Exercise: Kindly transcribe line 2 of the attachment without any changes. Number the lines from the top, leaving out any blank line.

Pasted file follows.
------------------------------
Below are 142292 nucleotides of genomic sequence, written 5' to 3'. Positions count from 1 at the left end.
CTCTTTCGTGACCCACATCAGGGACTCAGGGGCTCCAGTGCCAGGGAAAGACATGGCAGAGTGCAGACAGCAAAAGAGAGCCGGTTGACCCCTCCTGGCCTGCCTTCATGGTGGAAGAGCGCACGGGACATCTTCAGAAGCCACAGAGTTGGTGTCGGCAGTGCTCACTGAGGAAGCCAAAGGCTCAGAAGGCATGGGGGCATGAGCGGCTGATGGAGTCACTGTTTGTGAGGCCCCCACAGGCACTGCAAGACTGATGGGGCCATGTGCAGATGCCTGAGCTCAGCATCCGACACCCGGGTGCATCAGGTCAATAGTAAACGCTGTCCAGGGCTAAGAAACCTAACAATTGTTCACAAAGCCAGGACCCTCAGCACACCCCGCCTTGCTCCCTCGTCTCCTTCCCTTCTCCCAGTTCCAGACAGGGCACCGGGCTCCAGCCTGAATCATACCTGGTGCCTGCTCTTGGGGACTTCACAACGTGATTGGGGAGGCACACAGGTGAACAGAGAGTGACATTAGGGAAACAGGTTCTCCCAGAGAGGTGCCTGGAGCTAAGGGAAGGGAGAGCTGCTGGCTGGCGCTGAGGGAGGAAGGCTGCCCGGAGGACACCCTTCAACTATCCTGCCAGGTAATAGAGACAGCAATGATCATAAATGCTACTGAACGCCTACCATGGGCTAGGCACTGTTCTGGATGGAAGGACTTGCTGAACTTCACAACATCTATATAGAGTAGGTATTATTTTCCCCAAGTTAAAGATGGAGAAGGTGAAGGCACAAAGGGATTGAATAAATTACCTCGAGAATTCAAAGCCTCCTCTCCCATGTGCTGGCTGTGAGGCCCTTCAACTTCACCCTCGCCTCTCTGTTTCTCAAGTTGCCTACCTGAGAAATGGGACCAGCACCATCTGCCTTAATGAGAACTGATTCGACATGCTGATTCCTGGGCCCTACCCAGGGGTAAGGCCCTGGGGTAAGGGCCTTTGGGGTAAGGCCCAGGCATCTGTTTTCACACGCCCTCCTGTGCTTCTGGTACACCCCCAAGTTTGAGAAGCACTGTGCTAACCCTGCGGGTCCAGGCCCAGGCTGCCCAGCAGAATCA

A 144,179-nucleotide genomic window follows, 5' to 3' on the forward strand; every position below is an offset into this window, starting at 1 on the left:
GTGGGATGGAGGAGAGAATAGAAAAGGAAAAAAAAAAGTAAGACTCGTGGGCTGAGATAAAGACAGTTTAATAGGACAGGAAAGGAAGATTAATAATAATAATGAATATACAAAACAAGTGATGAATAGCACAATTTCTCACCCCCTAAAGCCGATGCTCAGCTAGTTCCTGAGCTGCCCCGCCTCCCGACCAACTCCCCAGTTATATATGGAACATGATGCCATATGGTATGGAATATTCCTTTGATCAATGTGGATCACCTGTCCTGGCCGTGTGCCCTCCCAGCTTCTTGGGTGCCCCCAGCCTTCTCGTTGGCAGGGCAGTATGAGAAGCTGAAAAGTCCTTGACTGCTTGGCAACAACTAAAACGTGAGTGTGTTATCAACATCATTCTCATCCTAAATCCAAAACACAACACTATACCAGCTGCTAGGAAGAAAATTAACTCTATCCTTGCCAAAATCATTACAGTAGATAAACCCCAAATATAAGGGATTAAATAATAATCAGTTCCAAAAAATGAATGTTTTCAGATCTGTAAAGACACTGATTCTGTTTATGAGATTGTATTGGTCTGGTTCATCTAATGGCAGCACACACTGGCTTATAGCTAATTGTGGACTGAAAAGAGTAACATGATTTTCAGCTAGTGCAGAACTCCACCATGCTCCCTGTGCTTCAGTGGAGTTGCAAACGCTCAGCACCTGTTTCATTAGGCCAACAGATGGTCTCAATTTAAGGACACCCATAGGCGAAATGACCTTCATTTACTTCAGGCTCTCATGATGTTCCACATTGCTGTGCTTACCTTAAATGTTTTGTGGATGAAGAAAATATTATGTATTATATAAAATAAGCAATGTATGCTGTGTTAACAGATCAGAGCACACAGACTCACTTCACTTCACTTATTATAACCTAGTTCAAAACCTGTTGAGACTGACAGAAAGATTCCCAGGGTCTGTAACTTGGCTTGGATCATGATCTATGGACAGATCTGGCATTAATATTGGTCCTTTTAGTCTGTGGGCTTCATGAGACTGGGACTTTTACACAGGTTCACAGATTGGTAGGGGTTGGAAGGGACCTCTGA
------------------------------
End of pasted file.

CTCTTTCGTGACCCACATCAGGGACTCAGGGGCTCCAGTGCCAGGGAAAGACATGGCAGAGTGCAGACAGCAAAAGAGAGCCGGTTGACCCCTCCTGGCCTGCCTTCATGGTGGAAGAGCGCACGGGACATCTTCAGAAGCCACAGAGTTGGTGTCGGCAGTGCTCACTGAGGAAGCCAAAGGCTCAGAAGGCATGGGGGCATGAGCGGCTGATGGAGTCACTGTTTGTGAGGCCCCCACAGGCACTGCAAGACTGATGGGGCCATGTGCAGATGCCTGAGCTCAGCATCCGACACCCGGGTGCATCAGGTCAATAGTAAACGCTGTCCAGGGCTAAGAAACCTAACAATTGTTCACAAAGCCAGGACCCTCAGCACACCCCGCCTTGCTCCCTCGTCTCCTTCCCTTCTCCCAGTTCCAGACAGGGCACCGGGCTCCAGCCTGAATCATACCTGGTGCCTGCTCTTGGGGACTTCACAACGTGATTGGGGAGGCACACAGGTGAACAGAGAGTGACATTAGGGAAACAGGTTCTCCCAGAGAGGTGCCTGGAGCTAAGGGAAGGGAGAGCTGCTGGCTGGCGCTGAGGGAGGAAGGCTGCCCGGAGGACACCCTTCAACTATCCTGCCAGGTAATAGAGACAGCAATGATCATAAATGCTACTGAACGCCTACCATGGGCTAGGCACTGTTCTGGATGGAAGGACTTGCTGAACTTCACAACATCTATATAGAGTAGGTATTATTTTCCCCAAGTTAAAGATGGAGAAGGTGAAGGCACAAAGGGATTGAATAAATTACCTCGAGAATTCAAAGCCTCCTCTCCCATGTGCTGGCTGTGAGGCCCTTCAACTTCACCCTCGCCTCTCTGTTTCTCAAGTTGCCTACCTGAGAAATGGGACCAGCACCATCTGCCTTAATGAGAACTGATTCGACATGCTGATTCCTGGGCCCTACCCAGGGGTAAGGCCCTGGGGTAAGGGCCTTTGGGGTAAGGCCCAGGCATCTGTTTTCACACGCCCTCCTGTGCTTCTGGTACACCCCCAAGTTTGAGAAGCACTGTGCTAACCCTGCGGGTCCAGGCCCAGGCTGCCCAGCAGAATCA